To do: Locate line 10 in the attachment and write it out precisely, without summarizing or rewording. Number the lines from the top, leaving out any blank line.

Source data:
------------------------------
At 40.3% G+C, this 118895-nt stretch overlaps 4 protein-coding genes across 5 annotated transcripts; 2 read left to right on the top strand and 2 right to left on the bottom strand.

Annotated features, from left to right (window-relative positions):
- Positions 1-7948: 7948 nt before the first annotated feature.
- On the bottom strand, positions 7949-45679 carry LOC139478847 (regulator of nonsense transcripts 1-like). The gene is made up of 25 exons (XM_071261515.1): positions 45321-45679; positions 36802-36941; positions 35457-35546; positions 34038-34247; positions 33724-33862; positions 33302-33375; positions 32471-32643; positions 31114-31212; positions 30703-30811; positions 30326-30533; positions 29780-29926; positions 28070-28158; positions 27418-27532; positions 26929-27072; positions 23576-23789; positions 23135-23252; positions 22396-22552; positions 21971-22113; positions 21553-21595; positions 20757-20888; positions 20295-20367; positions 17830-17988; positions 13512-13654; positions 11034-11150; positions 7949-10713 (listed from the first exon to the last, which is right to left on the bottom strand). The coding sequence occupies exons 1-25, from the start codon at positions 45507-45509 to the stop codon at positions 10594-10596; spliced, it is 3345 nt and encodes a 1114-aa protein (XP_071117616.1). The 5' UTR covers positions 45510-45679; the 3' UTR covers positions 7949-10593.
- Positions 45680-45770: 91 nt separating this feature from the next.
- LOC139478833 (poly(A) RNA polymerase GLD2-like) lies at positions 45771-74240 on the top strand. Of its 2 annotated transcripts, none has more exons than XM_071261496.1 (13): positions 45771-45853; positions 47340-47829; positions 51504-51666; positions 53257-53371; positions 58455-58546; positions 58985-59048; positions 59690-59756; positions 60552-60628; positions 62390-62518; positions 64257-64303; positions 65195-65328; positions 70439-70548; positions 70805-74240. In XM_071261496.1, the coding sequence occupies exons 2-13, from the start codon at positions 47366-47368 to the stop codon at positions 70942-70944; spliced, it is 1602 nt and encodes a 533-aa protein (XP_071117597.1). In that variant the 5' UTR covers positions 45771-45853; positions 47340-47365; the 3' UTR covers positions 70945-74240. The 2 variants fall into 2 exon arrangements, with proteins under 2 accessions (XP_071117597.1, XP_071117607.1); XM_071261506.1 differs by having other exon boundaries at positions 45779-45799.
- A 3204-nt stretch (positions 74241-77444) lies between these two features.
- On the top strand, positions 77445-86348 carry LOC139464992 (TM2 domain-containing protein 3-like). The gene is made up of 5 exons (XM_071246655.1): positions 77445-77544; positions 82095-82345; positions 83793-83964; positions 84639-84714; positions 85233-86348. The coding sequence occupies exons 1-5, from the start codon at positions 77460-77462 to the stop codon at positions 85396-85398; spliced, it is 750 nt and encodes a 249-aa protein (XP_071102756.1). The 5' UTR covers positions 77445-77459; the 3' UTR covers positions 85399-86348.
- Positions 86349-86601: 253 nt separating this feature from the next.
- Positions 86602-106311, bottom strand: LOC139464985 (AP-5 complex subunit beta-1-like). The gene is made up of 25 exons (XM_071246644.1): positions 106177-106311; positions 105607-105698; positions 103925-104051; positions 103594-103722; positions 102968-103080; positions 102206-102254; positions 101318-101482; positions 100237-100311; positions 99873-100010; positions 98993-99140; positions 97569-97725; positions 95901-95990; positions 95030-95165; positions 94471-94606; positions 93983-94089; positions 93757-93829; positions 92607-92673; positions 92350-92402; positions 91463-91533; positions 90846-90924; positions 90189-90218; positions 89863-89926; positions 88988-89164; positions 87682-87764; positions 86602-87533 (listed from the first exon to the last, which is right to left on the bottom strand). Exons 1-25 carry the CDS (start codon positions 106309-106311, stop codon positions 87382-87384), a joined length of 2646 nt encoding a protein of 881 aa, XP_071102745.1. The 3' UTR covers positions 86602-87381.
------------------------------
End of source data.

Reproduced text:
- Positions 86602-106311, bottom strand: LOC139464985 (AP-5 complex subunit beta-1-like). The gene is made up of 25 exons (XM_071246644.1): positions 106177-106311; positions 105607-105698; positions 103925-104051; positions 103594-103722; positions 102968-103080; positions 102206-102254; positions 101318-101482; positions 100237-100311; positions 99873-100010; positions 98993-99140; positions 97569-97725; positions 95901-95990; positions 95030-95165; positions 94471-94606; positions 93983-94089; positions 93757-93829; positions 92607-92673; positions 92350-92402; positions 91463-91533; positions 90846-90924; positions 90189-90218; positions 89863-89926; positions 88988-89164; positions 87682-87764; positions 86602-87533 (listed from the first exon to the last, which is right to left on the bottom strand). Exons 1-25 carry the CDS (start codon positions 106309-106311, stop codon positions 87382-87384), a joined length of 2646 nt encoding a protein of 881 aa, XP_071102745.1. The 3' UTR covers positions 86602-87381.